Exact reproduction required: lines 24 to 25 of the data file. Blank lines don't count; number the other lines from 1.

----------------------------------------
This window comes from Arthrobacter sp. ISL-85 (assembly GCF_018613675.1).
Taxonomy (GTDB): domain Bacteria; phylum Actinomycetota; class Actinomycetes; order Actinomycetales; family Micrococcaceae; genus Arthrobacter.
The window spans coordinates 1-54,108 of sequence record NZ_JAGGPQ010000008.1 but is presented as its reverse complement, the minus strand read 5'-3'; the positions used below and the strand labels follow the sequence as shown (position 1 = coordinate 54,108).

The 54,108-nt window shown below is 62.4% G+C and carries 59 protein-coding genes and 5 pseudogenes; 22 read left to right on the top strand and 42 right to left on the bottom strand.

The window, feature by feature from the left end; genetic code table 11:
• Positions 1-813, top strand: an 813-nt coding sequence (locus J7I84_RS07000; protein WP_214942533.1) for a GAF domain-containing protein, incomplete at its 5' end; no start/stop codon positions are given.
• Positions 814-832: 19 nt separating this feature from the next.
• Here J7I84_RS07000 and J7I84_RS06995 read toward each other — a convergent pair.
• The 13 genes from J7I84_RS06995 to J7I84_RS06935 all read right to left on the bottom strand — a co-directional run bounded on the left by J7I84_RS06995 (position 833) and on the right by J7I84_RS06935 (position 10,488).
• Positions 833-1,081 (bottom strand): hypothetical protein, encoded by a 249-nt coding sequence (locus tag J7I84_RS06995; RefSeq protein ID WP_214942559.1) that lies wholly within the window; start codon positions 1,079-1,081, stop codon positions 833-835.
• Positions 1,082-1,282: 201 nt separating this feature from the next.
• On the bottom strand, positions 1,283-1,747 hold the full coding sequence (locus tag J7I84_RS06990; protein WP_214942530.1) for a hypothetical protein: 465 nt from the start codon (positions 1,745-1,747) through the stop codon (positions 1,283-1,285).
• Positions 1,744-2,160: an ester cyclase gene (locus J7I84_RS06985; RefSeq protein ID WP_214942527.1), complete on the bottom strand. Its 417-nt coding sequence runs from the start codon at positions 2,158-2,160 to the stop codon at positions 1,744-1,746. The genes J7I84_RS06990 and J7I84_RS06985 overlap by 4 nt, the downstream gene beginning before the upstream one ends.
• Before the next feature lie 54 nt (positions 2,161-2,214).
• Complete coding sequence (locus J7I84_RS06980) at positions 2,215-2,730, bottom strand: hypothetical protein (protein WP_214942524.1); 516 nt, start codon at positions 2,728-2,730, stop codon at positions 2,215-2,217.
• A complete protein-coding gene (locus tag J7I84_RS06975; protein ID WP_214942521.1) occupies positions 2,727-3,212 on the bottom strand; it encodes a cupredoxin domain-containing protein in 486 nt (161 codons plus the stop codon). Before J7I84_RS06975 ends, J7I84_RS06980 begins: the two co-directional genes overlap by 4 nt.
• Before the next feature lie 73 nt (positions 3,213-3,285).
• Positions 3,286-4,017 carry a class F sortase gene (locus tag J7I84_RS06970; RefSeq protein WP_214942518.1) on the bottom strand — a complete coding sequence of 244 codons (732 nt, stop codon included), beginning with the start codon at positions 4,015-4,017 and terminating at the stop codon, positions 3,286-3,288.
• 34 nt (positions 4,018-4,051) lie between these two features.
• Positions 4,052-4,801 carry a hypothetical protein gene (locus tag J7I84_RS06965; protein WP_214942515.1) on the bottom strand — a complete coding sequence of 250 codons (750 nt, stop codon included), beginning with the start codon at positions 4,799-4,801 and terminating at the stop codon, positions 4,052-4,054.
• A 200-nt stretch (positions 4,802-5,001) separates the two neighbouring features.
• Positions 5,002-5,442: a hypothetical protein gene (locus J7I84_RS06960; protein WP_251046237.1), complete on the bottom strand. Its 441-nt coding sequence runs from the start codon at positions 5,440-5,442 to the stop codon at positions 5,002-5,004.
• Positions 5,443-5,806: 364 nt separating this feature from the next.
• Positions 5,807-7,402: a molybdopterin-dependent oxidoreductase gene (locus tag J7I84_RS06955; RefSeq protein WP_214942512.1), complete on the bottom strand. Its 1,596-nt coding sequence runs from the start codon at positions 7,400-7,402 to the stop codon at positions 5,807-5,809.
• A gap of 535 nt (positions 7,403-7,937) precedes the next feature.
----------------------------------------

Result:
• Positions 5,807-7,402: a molybdopterin-dependent oxidoreductase gene (locus tag J7I84_RS06955; RefSeq protein WP_214942512.1), complete on the bottom strand. Its 1,596-nt coding sequence runs from the start codon at positions 7,400-7,402 to the stop codon at positions 5,807-5,809.
• A gap of 535 nt (positions 7,403-7,937) precedes the next feature.